Korg M50 first impressions

This review is from playing around with the 61 key version for a couple 30 minutes sessions.

It’s not built like a tank, but it does feel gig-worthy. I noticed some weirdness (burn-in?) on the display. Normally this wouldn’t be surprising for a floor model, although in this case it’s a bit worrisome given that the store would have only had it for a few days.

I’m not as picky as some regarding keyboard action, so it felt fine to me. The knobs and buttons felt sturdy as well. I had no real concerns about build quality aside from the aforementioned display issue.

There are some extremely cheesy combi presets, that’s to be expected, but they are all quite expressive and show off the power of combi mode. If you like the “Korg sound” then I think you’ll be happy. It’s a big step up from the TR, sound-wise.

  • Keys: Warm and responsive. The amp sim adds a nice touch the EPs.
  • Drums: There are some pretty decent sounds in this thing. Maybe not enough to stand up on their own, but certainly to augment another source.
  • Pads: Warm and lush with lots of movement.
  • Orchestral/acoustic: The standard fare. Strings would be passable for live performance but I don’t think I’d use them in the studio.
  • Synths: A bit thin but some of the leads were definitely usable. To satisfy my curiosity I downloaded the voice list: it covers everything one would need to recreate most subtractive synth sounds – sync, PWM, etc. Of course you’re not going to get the same sort of flexibility as you would with a VA.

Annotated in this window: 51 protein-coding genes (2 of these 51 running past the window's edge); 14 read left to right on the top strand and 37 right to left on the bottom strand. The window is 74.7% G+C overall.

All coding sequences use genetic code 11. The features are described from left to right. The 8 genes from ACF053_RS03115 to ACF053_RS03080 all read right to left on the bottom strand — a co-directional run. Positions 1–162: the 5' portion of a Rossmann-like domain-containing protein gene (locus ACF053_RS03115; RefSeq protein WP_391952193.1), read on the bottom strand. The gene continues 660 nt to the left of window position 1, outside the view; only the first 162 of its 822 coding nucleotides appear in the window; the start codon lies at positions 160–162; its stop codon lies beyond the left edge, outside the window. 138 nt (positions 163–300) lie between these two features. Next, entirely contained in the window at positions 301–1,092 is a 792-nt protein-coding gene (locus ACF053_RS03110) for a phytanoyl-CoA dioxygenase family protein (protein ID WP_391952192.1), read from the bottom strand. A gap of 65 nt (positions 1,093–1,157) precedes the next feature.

The effects section is quite comprehensive and easy to access. I was hoping that all parameters would be assignable, but sadly it seems only selected ones are. Along with the single stereo out, this is yet another limitation of the M50, but not a huge surprise given the price point.

The chord buttons could be pretty handy for live performance. Ditto for the tap tempo. I wasn’t able to check out the computer integration at the music shop, but if it’s stable then this would make a welcome addition to anyone’s studio.

Ease of use:
If you’ve ever used a Korg then the layout will be quite familiar. I was able to find everything I wanted fairly easily. I didn’t have a chance to try editing a patch, but I was able to find the edit mode easily. I imagine the touch screen and computer integration will simplify the editing process greatly.

The one gripe I have in this area is the arp. There were dozens if not hundreds of patterns and I didn’t see any sort of categorization to them. I spent a couple minutes just trying to find a basic “chord” mode, to no avail.

Overall impression:
An impressive piece of gear at this price point, and one that would be equally as useful in the studio as it would be on stage. It won’t replace everything I can do with my laptop, but it will come extremely close.

Update: I found out that the local music store has it listed at a couple hundred more than I was expecting. Probably not worth considering until the price drops.

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